The girl’s opportunity is in her dancing. Every Andalusian woman, high or low, knows the Sevillana. Some have been trained in it by accredited teachers of the art, but the most learn the dance in childhood, as naturally as they learn to speak and sing. They are never weary of dancing it, morning, noon, and night, two girls together, or a girl and a lad, but such dancing is confined to the Moorish privacy of the Spanish homeexcept in Fair time. Then the whole world may stand before the casetas and see the choicest daughters of Seville dancing the dance that is very coquetry in motion. Rows of girls awaiting their turn, and of matrons who are chaperoning the spectacle, sit about the three sides of the mimic drawing-room. A dense crowd of men, crying ” Ole ! Ole ! ” and commenting as freely on the figures and postures of the dancers as if they were ballet artistes in a cafe chantant, is gathered close in front. For their view these rhythmic maidens dance on, hour after hour, until their great, dusky eyes are dim with sleep. The tassels of curly ribbon, tinted to match the dainty touches of color in their costumes, seem to droop in exhaustion from the tossing castanets. What matter? For a Spanish girl to reach her twenty-fifth birthday without a novio is a tragedy of failure, and these tired dancers are well aware that caballeros are making the rounds from caseta to caseta, on purpose to select a wife.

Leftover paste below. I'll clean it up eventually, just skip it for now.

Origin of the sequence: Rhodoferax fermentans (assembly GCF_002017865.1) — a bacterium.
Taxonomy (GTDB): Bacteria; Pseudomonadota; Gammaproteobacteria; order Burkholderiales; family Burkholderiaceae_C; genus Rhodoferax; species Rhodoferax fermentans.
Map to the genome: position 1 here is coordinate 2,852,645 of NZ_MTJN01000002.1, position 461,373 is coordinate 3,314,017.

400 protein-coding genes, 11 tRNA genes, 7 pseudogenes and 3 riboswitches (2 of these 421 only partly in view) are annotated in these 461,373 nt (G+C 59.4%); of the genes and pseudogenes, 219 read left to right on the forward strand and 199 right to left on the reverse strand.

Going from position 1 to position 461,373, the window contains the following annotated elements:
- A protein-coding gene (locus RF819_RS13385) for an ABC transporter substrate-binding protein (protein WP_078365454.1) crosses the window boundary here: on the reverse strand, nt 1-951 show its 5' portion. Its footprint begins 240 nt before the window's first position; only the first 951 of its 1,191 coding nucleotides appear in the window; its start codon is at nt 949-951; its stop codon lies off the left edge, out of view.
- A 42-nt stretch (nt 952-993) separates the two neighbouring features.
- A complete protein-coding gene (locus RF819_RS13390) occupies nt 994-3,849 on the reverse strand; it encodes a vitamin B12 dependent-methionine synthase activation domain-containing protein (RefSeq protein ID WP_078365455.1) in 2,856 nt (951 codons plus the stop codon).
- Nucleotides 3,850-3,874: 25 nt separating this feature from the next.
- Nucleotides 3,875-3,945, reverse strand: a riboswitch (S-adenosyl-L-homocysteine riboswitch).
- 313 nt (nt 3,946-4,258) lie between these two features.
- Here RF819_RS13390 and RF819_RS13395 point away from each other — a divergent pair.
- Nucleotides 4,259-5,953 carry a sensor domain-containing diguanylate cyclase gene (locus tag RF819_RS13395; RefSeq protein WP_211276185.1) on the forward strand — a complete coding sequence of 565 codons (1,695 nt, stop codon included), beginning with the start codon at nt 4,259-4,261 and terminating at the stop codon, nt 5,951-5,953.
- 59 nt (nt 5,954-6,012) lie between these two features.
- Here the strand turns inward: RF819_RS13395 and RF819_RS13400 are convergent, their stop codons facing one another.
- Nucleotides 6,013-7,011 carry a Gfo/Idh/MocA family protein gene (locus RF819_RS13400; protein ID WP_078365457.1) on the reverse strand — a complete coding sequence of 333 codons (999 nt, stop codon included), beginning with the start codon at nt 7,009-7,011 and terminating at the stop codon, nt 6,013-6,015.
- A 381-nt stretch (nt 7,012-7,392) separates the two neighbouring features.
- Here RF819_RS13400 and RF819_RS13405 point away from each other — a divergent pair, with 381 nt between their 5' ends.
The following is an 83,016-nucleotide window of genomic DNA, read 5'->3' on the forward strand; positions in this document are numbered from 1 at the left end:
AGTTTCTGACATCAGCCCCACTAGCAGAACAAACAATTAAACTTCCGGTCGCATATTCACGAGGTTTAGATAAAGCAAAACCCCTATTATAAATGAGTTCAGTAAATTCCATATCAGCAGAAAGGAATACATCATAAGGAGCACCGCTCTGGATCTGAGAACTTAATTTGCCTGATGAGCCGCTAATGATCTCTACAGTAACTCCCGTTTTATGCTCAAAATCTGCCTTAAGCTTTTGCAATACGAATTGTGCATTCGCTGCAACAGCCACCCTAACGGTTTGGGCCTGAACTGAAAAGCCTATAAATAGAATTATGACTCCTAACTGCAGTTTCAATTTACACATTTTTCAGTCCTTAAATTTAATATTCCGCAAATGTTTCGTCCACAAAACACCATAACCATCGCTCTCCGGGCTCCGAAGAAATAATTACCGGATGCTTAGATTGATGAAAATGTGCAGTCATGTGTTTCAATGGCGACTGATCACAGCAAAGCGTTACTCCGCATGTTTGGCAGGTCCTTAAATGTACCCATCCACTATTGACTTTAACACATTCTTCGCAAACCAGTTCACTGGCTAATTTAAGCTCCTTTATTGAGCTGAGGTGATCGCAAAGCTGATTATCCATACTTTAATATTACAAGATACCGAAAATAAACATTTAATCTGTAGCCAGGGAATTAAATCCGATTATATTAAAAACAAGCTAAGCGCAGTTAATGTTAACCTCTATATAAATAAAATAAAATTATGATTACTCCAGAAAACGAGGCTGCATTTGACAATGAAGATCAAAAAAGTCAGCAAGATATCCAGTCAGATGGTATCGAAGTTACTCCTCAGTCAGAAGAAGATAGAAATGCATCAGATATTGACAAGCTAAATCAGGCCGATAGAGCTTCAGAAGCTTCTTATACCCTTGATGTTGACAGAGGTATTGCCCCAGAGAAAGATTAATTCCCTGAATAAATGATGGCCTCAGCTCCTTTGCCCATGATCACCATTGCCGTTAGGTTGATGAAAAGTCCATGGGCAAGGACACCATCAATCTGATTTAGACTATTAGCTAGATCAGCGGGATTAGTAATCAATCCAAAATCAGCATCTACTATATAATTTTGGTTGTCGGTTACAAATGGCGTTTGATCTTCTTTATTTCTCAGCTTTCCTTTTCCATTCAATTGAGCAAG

In Gypsy Lane there is no sugar coating. The Flamenco dances are directly seductive. The life of the forest animal seems reproduced in the fierceness, the fitfulness, the abandon, of each strange series of abrupt gesticulations. Yet these gypsy women, boldly as they play on the passions of the spectators, care only for Gentile money, and fling off with fiery scorn the addresses that their songs and dances court. Many a flouted gallant could tell the tale of one who
” Like a right gypsy, hath, at fast and loose, Beguiled me to the very heart of loss.”
Husbands and lovers look on at the dancers’ most extreme poses, even caresses, in nonchalant security. ‘While one gitana after another takes the stage, a crescent of men and women, seated behind, cheer her on with cries and clappings, strummings of the guitar, and frenzied beatings of the floor with staff and stool. Yet their excitement, even at its apparent height, never sweeps them out of their crafty selves. Beyond the dancer they see the audience. Disdain and dislike are in the atmosphere, and never more than when the rain of silver is at its richest. Still they follow the gypsy law, ” To cheat and rob the stranger always and ever, and be true only to our own blood.”